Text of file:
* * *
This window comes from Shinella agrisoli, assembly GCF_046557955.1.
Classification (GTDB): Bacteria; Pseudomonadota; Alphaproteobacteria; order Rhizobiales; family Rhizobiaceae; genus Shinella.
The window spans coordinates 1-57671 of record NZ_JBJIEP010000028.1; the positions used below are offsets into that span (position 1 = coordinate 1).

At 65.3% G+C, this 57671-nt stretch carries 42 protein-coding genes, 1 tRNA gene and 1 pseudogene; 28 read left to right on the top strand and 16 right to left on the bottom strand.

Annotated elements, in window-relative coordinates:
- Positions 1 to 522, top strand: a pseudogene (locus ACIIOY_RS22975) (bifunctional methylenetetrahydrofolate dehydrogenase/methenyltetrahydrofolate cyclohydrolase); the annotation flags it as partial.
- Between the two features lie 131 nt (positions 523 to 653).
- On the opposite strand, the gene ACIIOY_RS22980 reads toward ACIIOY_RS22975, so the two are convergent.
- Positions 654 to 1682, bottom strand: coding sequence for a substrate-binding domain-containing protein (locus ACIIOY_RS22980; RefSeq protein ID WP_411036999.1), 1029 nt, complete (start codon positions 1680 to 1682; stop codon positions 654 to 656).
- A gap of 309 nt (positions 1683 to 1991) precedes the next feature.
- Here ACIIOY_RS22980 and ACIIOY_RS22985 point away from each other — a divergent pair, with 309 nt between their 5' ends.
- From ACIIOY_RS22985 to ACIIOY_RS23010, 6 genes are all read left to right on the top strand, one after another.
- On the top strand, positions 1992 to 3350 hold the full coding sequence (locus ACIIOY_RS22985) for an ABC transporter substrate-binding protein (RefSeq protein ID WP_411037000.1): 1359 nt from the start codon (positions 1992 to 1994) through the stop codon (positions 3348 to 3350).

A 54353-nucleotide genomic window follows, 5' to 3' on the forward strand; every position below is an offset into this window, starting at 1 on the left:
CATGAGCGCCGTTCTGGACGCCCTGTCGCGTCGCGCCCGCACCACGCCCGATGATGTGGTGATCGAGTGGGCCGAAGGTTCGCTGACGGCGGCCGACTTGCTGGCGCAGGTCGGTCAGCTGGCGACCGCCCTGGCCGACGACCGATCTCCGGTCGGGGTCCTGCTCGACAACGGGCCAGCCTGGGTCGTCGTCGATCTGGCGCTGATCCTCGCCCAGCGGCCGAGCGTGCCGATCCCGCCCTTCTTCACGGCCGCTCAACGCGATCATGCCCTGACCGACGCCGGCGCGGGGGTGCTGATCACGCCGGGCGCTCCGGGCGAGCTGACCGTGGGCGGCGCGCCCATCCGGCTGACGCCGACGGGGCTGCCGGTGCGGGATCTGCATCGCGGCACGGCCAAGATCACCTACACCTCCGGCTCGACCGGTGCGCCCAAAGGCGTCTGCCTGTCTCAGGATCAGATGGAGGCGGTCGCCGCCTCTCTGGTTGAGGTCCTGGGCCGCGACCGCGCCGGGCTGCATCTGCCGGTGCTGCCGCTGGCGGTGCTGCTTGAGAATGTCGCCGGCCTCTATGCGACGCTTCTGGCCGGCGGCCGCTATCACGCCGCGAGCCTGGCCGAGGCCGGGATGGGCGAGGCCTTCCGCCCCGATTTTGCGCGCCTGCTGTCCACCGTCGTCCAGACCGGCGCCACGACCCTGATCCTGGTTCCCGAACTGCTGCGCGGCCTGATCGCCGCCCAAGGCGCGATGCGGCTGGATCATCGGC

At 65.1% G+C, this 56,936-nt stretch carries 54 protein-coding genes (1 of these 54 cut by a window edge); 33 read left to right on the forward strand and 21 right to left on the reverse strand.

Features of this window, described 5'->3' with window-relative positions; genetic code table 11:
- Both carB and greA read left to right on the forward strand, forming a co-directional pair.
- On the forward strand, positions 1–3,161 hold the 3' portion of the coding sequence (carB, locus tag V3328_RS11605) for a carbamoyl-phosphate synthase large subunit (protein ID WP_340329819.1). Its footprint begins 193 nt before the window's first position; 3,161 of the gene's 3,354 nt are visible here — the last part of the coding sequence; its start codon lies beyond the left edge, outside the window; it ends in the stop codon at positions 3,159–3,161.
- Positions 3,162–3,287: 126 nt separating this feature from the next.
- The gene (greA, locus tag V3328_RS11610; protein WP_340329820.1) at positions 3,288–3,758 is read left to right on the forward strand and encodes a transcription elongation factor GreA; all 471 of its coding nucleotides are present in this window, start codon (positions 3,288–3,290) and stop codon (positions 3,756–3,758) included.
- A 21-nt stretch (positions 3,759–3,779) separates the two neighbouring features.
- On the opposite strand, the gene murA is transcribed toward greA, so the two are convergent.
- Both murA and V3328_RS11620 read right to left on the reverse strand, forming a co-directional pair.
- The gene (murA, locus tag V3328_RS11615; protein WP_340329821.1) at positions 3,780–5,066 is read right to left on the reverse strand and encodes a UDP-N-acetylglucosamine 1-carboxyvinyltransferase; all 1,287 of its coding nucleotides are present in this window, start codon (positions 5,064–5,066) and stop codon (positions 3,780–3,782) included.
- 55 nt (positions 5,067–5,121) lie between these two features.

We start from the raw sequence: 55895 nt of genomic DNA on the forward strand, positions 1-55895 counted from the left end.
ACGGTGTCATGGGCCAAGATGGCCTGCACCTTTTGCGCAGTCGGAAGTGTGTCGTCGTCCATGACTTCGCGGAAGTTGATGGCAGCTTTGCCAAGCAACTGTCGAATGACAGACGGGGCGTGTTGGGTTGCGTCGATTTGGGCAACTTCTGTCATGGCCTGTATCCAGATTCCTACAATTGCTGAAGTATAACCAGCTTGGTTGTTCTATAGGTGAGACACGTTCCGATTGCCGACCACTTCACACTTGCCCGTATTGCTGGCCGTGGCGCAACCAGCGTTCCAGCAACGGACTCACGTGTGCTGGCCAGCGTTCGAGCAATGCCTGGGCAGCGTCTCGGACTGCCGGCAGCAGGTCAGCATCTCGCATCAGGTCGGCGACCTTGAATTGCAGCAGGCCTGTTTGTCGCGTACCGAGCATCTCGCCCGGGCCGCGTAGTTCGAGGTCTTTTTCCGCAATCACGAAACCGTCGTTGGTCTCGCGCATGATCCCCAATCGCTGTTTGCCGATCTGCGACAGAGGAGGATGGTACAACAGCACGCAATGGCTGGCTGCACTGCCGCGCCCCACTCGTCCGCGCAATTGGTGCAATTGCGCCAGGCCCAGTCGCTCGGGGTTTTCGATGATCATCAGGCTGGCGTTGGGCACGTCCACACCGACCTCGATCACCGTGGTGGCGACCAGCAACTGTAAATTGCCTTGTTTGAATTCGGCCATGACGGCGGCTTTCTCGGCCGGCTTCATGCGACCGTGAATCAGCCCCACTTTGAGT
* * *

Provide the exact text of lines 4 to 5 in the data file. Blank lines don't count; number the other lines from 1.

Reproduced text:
At 65.3% G+C, this 57671-nt stretch carries 42 protein-coding genes, 1 tRNA gene and 1 pseudogene; 28 read left to right on the top strand and 16 right to left on the bottom strand.

Annotated elements, in window-relative coordinates: